(Tianna Reno/ Ryersonian)

When I was 15-years-old I was diagnosed with Crohn’s — a chronic disease that causes inflammation in the digestive tract. This had a major impact on my life. Not only did I feel helpless because the doctors told me there was no cure, but it also put me into a deep depression.

High school flew by and I found myself constantly in and out of the hospital trying to figure out something that would help regulate my disease. With no actual cure, I tried a variety of remedies recommended by my doctor, from liquid diets to steroids. Nothing seemed to work and my depression grew worse. It wasn’t until I was given medication through an IV, which cost $3,000.. Everything started to feel better when I was on the medication, but that doesn’t mean the pain went away completely. Some days were worse than others and it made it impossible to get out of bed because of the pain. I spent a lot of time curled up in a ball, which was the only thing that seemed to help calm the inflammation.
At 13-years-old I had made a vow to myself that I would never smoke marijuana. The stigma behind the drug convinced me that it was truly bad for people. However, out of options and facing pain regularly I began to open up to the possibility.

University was the beginning of my cannabis journey. I felt responsible enough to make the decision to try it out, but I also put all the misconceptions in the back seat of my brain so that I could create my own judgments. There was one cold night where my mom dropped me off  at my friend’s dorm, where we got ready for a night out as first-year university students. I had a few drinks throughout the night and when we returned from the bar I was offered a joint. Normally I would’ve said no, but I felt responsible enough to accept it. This was my first cannabis experience.

University sparked new feelings in me that I didn’t necessarily feel before. I suffered from bad anxiety. I didn’t know how to deal with the pressure of university and the transition was a bigger shock for me than I expected. In first year, 14 per cent of students drop out of their university program, according to the Youth in Transition Study by Statistics Canada.

I wasn’t sleeping because I was so stressed out and anxious over school, something I never dealt with in high school. Cannabis allowed me to relax and wind down after a long day at school, but it also allowed me to reflect on my day in a positive way instead of sitting in my room questioning if I’m good enough for school.

Not only did cannabis help me deal with my mental health but, it helped me with my chronic illness in a way that I could never imagine. It stopped the pain and calmed the inflammation better than any medication I was on before.  With several negative misconceptions around cannabis, I never told my parents about my use and instead I used it as a personal treatment. I often smoked only at night to help calm myself down. I also smoked when I got my period to help with cramps on top of my already irritating inflammation.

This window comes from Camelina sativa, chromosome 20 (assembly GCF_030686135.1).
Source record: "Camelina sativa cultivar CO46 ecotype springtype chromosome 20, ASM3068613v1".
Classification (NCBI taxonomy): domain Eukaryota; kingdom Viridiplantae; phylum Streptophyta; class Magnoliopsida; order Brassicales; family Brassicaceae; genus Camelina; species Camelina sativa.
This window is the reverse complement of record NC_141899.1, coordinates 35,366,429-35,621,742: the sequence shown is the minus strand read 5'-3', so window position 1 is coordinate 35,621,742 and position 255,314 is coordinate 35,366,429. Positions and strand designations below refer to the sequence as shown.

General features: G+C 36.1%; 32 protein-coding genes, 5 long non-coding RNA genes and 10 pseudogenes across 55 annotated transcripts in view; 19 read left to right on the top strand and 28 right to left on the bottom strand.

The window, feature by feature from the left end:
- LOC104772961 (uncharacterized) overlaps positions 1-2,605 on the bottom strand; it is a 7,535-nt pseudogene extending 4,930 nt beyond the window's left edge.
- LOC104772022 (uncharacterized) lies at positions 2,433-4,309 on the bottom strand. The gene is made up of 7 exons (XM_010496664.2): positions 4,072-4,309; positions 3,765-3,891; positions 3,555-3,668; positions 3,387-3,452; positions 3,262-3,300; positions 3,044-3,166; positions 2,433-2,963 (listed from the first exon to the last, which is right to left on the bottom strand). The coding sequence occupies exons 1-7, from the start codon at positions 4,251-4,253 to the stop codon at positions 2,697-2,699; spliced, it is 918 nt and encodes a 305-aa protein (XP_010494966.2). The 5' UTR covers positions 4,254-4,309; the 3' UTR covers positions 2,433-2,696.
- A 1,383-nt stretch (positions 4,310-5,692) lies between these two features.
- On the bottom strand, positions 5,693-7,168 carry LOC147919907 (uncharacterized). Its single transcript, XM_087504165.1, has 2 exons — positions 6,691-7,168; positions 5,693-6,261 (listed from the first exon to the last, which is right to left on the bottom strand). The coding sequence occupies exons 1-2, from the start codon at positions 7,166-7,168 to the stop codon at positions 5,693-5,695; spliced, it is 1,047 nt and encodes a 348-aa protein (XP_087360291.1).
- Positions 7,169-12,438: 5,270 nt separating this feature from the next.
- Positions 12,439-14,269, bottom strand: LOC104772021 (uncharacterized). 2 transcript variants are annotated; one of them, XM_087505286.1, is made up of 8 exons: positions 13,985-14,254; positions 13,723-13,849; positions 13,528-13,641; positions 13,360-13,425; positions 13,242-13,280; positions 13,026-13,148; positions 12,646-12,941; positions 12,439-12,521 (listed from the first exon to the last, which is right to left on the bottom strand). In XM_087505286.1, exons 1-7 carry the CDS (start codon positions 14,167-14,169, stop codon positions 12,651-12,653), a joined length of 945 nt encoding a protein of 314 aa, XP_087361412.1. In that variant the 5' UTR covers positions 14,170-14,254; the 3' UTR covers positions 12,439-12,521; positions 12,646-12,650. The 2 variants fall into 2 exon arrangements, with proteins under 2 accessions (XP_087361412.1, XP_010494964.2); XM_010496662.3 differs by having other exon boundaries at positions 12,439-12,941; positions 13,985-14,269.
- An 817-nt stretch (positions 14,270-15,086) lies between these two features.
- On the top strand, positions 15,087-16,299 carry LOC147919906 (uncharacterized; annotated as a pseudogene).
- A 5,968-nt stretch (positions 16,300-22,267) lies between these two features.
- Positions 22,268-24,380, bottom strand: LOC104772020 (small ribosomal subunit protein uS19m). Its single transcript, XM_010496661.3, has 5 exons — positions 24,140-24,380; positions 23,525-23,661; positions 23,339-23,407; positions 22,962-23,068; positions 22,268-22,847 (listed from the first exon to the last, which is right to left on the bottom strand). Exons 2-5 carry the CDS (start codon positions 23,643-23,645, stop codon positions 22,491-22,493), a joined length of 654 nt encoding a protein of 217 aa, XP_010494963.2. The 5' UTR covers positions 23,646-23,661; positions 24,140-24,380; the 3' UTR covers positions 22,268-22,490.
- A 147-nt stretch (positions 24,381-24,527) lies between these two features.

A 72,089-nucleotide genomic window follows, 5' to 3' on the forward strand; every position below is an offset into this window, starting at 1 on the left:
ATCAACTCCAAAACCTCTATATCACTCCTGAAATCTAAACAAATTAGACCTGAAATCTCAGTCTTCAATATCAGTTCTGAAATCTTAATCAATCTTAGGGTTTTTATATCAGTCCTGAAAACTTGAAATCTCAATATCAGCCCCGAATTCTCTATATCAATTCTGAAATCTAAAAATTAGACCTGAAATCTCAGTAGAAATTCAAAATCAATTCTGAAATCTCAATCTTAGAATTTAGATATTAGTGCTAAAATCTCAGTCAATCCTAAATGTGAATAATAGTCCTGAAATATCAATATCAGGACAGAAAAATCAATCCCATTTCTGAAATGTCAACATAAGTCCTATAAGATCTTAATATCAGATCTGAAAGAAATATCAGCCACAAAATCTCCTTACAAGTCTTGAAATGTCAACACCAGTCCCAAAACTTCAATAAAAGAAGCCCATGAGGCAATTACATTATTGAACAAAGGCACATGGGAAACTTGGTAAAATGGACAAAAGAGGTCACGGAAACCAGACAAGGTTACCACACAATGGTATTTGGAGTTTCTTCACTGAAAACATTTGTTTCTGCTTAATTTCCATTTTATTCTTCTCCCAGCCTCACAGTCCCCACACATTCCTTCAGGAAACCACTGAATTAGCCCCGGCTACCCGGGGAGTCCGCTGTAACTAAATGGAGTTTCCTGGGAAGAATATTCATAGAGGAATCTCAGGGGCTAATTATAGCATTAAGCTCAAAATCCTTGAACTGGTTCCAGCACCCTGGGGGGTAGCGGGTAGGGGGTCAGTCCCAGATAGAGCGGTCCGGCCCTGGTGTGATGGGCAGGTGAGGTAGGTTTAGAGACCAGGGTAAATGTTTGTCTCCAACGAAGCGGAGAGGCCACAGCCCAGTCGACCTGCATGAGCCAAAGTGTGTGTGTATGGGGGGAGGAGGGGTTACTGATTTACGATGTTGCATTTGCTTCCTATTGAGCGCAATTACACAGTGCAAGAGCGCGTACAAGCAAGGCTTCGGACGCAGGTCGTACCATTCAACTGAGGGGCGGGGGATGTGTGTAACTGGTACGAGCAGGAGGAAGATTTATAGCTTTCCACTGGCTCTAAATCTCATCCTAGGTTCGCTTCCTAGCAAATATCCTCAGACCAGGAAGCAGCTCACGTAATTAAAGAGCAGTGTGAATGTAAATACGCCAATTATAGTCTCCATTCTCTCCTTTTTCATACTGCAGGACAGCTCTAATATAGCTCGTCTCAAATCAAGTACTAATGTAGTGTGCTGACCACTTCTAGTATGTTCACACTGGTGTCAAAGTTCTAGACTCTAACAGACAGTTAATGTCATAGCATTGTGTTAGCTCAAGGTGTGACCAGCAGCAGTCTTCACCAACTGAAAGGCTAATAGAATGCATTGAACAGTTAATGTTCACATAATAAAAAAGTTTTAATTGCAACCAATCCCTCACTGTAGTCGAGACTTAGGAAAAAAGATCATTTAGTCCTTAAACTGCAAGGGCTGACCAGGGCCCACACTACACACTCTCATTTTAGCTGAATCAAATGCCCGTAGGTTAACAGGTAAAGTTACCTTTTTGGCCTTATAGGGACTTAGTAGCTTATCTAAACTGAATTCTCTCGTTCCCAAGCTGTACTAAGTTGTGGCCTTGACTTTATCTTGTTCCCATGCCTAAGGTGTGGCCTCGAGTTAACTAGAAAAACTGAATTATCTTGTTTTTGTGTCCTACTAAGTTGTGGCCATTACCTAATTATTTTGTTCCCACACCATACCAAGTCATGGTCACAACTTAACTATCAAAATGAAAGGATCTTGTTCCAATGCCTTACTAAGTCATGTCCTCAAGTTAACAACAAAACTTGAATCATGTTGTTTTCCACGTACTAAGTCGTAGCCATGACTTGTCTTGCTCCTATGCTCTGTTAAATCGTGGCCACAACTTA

Fast forward three years later, as I approach my final semester of university, I never realized how much cannabis helped me through some of the toughest situations I’ve had to face. Consistently smoking cannabis for three years has taught me a lot about the drug. Although it helped calm my anxiety and helped with my inflammation, it did make me dependent on it. When I realized that I was dependent on cannabis, I had to take a step back because that was not my intention. It made me feel so good, but I got lost in the high and forgot it’s purpose of healing.

Now, I only smoke when I need to, and it is no longer apart of my nightly routine.

What they don’t teach in high school is how mentally draining and emotionally exhausting university can be.

It is important to maintain a healthy lifestyle to overcome something like anxiety. A healthy lifestyle is about eating better, staying positive, and taking control of your own life. The Centre for Addiction and Mental Health reported that young people aged 15 to 24 are more likely to experience mental illness than any other age group.

For some, cannabis can help in a way people don’t imagine because of all the misconceptions, but for others it can make things worse. I used cannabis to help myself during university, but everyone is different and it is important to do your research before using it.

At the age of 13 I promised I would never smoke cannabis, but now 10 years later and I couldn’t imagine a life without it.

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